What if a provincial government signed an agreement forcing it to make most of its regulations identical to those of another province? What if this government voluntarily made itself, and every municipality within its borders, open to lawsuits over virtually anything it did that restricted investment? What if it tied its own hands so that, no matter how much a region was suffering economically, it could not provide assistance that might “distort investment decisions?”

Well, there are no “what ifs” about it. This past spring, B.C.’s Gordon Campbell and Alberta’s Ralph Klein signed an agreement with exactly these sweeping constraints on the ability to govern. It is called the Trade, Investment, and Labour Mobility Agreement. B.C. and Alberta trade officials are now shopping it around to other provinces to get them to sign on. The agreement comes into effect next April.

According to Todd Hirsch of the Canada West Foundation, the agreement could erase the borders between B.C. and Alberta so that the only differences between them will be “voting and the colour of the licenceplate.”

Except, once the agreement comes into full force, voting provincially in B.C. and Alberta could be a waste of time.

Under the agreement, the B.C. or Alberta government will be barred from doing anything that could “impair or restrict” trade, not only between the provinces but also through them to another province or country. One article just flatly decrees that there shall be “No Obstacles” to this trade.

Governments will be prohibited from providing subsidies that either directly or indirectly “distort investment decisions.”

Some exceptions, such as for water, are permitted but even these are to be reviewed annually to get them reduced.

The agreement also requires B.C. and Alberta to “mutually recognize or otherwise reconcile their existing standards and regulations” if these “impair or restrict” trade, investment or labour mobility. Then it prohibits new regulations from being introduced that would have these effects. Since regulation always restricts investment in some way, the result will be that all future B.C. and Alberta governments will be prevented from strengthening their regulations.

How exactly is this going to work? What would happen, for example, if B.C. voters decided they had had enough of leaky condos and voted for a party committed to tougher construction regulations? A government elected on such a commitment would quickly find it had to betray its promise or be vulnerable to a trade investment challenge.

Plus if either province considers any new initiatives, it has to give the other party to the agreement the right to comment in advance and is then obligated to “take the other province’s comments into consideration.” In sharp contrast, citizens in B.C. and Alberta were never consulted by their own governments on this astonishing agreement.

As part of their sales job, Alberta’s Gary Mar and B.C.’s Colin Hansen have claimed the agreement will not result in lower provincial standards — just ones that are “appropriate.” In reality, however, the agreement can only lead to deregulation because businesses are only likely to sue governments over regulations they think are too high, not ones that are too weak.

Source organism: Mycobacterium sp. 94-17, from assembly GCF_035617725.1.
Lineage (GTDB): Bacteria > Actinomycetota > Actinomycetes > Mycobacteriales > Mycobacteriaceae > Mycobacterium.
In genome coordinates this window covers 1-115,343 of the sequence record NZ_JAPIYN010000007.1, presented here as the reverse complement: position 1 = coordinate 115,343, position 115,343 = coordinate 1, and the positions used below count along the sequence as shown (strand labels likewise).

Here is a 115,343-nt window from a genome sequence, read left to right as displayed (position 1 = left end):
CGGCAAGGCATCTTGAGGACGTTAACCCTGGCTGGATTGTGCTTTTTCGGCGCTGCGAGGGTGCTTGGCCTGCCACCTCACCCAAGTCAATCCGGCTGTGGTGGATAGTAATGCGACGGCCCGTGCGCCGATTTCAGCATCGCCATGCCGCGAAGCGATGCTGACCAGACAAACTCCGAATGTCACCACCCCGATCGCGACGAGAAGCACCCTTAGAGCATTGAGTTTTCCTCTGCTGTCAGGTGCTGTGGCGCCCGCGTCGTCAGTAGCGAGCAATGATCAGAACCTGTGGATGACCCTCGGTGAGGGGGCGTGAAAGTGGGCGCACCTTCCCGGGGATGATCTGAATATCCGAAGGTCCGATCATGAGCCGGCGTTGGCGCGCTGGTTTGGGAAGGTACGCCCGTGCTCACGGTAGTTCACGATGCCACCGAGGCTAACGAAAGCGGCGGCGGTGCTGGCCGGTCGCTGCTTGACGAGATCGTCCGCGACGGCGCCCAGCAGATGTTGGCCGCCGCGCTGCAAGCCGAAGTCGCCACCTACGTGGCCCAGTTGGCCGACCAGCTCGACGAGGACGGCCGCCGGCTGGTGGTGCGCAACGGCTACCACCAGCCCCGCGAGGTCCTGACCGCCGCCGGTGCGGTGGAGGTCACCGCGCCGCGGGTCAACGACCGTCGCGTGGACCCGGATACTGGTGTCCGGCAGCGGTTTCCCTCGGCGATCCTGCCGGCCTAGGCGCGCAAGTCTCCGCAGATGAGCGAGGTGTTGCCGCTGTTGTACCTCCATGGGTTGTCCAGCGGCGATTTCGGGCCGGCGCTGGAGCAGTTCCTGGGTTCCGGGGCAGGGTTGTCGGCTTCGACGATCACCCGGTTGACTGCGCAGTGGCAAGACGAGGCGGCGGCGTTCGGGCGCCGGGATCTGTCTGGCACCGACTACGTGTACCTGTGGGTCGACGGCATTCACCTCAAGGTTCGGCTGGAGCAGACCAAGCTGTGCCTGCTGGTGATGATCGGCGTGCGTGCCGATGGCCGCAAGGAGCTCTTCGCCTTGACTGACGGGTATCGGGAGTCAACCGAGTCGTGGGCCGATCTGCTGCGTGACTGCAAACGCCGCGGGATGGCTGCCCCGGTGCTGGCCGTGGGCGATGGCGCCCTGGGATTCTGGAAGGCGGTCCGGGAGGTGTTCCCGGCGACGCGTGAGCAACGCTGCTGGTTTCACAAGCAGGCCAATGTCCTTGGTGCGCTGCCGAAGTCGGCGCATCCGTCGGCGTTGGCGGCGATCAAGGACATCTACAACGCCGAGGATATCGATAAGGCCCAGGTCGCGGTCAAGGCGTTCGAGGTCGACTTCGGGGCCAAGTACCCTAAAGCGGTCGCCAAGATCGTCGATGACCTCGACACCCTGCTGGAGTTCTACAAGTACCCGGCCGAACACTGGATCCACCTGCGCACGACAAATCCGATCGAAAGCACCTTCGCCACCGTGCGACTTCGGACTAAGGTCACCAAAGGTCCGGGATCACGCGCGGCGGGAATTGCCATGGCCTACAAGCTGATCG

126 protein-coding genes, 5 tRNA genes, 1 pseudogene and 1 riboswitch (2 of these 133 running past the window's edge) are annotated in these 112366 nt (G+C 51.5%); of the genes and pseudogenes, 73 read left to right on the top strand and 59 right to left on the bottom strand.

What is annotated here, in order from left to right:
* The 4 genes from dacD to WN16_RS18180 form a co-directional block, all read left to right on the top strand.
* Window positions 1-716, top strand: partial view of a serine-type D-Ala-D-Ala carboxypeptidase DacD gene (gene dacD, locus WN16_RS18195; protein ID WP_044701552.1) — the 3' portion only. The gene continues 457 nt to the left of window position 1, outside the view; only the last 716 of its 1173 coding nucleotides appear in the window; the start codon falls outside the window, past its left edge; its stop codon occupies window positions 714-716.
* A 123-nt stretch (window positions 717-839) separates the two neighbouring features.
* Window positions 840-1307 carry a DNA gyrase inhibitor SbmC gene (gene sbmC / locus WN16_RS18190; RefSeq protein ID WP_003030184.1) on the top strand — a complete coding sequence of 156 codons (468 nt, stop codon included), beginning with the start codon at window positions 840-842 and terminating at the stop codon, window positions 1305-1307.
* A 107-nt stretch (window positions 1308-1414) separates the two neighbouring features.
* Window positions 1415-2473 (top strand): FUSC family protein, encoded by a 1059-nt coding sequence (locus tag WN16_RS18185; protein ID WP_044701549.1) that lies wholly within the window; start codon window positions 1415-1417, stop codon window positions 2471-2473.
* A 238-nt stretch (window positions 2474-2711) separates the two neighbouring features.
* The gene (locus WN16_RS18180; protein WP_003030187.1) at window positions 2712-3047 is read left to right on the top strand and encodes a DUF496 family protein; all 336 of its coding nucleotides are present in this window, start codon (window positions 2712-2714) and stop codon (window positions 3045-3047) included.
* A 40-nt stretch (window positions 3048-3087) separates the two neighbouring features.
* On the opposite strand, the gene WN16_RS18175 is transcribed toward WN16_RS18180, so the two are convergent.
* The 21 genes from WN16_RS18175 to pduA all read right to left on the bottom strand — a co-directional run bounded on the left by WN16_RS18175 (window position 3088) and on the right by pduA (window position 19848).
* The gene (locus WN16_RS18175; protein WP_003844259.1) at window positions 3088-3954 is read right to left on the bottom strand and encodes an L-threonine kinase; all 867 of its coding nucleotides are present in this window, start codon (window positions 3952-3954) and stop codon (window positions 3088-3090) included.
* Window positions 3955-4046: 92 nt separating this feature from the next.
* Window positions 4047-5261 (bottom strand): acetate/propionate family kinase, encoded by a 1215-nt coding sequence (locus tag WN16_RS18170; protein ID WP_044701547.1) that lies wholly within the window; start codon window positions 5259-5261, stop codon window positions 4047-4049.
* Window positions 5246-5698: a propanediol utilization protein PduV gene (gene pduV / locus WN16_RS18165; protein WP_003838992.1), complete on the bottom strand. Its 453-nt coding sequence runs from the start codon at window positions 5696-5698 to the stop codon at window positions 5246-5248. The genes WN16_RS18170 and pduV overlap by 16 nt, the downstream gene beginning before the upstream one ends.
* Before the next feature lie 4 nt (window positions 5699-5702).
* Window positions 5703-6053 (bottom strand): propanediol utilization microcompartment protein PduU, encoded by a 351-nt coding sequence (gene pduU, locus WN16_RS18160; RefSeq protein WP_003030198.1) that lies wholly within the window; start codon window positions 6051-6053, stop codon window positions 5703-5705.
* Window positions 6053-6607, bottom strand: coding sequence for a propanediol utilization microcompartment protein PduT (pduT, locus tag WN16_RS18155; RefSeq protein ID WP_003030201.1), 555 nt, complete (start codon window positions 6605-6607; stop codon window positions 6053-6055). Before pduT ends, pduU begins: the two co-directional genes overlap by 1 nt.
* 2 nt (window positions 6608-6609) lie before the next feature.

In a vastly expanded version of provisions in NAFTA, any resident of B.C. or Alberta will gain extensive new grounds to sue government. A dispute panel will be empowered to make binding decisions and grant compensation of up to $5 million for any government action that violates the agreement. Repeated complaints can be taken about the same government policy or regulation.

Governments can go on bended knee to trade investment panels and argue that their regulations were “necessary,” but trade dispute panels rarely accept such arguments. Plus, this agreement only recognizes a limited list of regulatory objectives as “legitimate.”

For example, a city’s desire to prevent urban blight is not on the list of legitimate objectives, so municipal bans on billboards would likely be a violation.

No wonder Gary Mar could tell a business audience in Richmond that the dispute process is “everything Canadian business asked for.”The pact creates endless potential for litigation against government right down to the school board level, without any demonstrable benefit. A 1998 study done for the B.C. government found that: “efforts to liberalize interprovincial trade will have almost no effect on trade flows. The reality is that interprovincial trade barriers are already very low.”

As for labour mobility, all provisions for increased labour mobility will already be covered in Manitoba Premier Gary Doer’s initiative to see professional requirements harmonized across Canada.

To sum up, the agreement pretty much bans new regulation and government assistance for economic development. Perhaps in anticipation of the pact, the B.C. legislature’s fall sitting was cancelled with the government claiming there was not enough to do. When asked about the constitutionality of the agreement, Steven Shrybman, a partner in the law firm of Sack, Goldblatt, and Mitchell, commented that “a basic principle of constitutional law is that a government cannot fetter its own legislative prerogatives by abandoning its authority to govern.”

Sounds like what the Trade, Investment, and Labour Mobility Agreement is all about.


Murray Dobbin

Murray Dobbin was rabble.ca's Senior Contributing Editor. He was a journalist, broadcaster, author and social activist for over 40 years. A board member and researcher with the Canadian Centre for Policy...